U.S. drug companies spend almost twice as much on marketing and promoting medications than on research and development, a new Canadian study says.
"These numbers clearly show how promotion predominates over R&D in the pharmaceutical industry, contrary to the industry's claim," the authors write in this week's peer-reviewed journal Public Library of Science Medicine.
Using data from two market research companies, the University of Quebec 's Marc-André Gagnon and York University 's Joel Lexchin found U.S. drug companies spent $57.5 billion US on promotional activities in 2004 compared with $31.5 billion on research and development.
Promotional activities included free samples, visits from drug reps, direct-to-consumer advertising of drugs, meetings with doctors to promote products, e-mail promotions, direct mail and clinical trials designed to promote the prescribing of new drugs rather than to generate scientific data.
The authors say their figure of $57.5 billion US is likely an underestimate, citing other avenues for promotion such as ghostwriting of articles in medical journals by drug company employees, or the off-label promotion of drugs.
Drug companies have long argued they are driven primarily by research, while critics charge that marketing and profits are their primary concerns.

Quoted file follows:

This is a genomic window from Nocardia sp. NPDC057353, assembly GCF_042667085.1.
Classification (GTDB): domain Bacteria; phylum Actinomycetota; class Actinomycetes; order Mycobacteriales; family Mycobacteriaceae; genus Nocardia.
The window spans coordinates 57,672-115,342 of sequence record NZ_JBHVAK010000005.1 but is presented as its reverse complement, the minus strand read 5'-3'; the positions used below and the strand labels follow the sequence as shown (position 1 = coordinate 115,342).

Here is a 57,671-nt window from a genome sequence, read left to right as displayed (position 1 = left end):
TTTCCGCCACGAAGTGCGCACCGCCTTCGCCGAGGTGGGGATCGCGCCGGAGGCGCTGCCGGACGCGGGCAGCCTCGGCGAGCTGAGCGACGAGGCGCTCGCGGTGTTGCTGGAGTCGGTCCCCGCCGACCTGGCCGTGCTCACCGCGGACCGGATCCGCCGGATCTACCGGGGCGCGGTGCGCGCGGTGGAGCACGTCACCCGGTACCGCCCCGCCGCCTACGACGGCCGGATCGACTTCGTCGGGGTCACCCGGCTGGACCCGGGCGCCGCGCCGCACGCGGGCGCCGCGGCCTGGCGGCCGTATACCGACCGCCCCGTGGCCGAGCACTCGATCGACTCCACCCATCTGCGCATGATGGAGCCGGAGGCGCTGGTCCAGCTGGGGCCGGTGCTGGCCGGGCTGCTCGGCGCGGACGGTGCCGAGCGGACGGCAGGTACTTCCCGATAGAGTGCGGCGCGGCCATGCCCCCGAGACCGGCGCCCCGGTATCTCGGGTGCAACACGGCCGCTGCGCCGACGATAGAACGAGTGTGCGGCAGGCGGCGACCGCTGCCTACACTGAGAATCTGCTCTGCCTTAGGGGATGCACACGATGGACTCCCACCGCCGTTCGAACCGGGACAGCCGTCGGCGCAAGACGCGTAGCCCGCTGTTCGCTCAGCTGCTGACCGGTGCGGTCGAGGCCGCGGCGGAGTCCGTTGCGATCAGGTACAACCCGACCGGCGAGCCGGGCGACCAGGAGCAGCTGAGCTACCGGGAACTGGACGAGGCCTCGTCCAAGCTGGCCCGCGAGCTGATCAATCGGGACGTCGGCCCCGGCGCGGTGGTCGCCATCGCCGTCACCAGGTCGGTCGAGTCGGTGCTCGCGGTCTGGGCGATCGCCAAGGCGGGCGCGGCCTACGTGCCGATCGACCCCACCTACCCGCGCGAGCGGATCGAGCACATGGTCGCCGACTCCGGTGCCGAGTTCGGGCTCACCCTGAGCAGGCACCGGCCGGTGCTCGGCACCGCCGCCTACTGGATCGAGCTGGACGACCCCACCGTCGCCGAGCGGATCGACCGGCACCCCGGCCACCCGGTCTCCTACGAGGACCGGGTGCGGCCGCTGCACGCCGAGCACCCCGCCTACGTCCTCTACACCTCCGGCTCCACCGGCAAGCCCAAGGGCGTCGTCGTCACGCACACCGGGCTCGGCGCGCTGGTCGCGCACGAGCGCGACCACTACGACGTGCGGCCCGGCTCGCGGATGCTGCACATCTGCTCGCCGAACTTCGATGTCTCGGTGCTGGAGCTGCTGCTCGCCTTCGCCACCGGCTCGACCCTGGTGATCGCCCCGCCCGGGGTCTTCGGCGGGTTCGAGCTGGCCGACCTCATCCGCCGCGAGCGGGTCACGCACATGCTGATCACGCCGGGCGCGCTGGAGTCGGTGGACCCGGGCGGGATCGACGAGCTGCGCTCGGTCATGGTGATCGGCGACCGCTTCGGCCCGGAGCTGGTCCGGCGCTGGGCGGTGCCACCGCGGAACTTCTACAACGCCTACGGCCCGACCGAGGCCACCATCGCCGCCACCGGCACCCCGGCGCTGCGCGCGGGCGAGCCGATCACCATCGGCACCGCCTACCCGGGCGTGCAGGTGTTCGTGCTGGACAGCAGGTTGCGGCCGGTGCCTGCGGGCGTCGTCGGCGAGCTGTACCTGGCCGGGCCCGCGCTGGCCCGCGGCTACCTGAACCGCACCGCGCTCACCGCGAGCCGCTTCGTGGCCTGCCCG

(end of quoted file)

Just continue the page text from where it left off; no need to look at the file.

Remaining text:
It's not a surprising conclusion, said Steve Morgan, an expert on the economics of the pharmaceutical industry at the University of British Columbia . "It's been known for a long time that manufacturers of prescription drugs spend more money on marketing than they do on research and development," added Morgan, who heads the program in pharmaceutical policy at the university's Centre for Health Services and Policy Research.
There were extensive U.S. government reviews of the pharmacy business in the 1950s and '60s and again in the 1980s. But there hasn't been a comprehensive study of drug industry profits and spending in more than a decade.
In US this means approximately $60 000 per doctor is being spent.
The types of marketing included in the US$57.5 billion figure, compiled using data from market research companies IMS and CAM , included free samples, direct-to-consumer drug advertising, meetings between company representatives and doctors to promote products, e-mail promotions and direct mail, said the study.
The findings, published this week in the journal Public Library of Science Medicine, confirm "the public image of a marketing-driven industry," say the study authors.
With files from the Canadian Press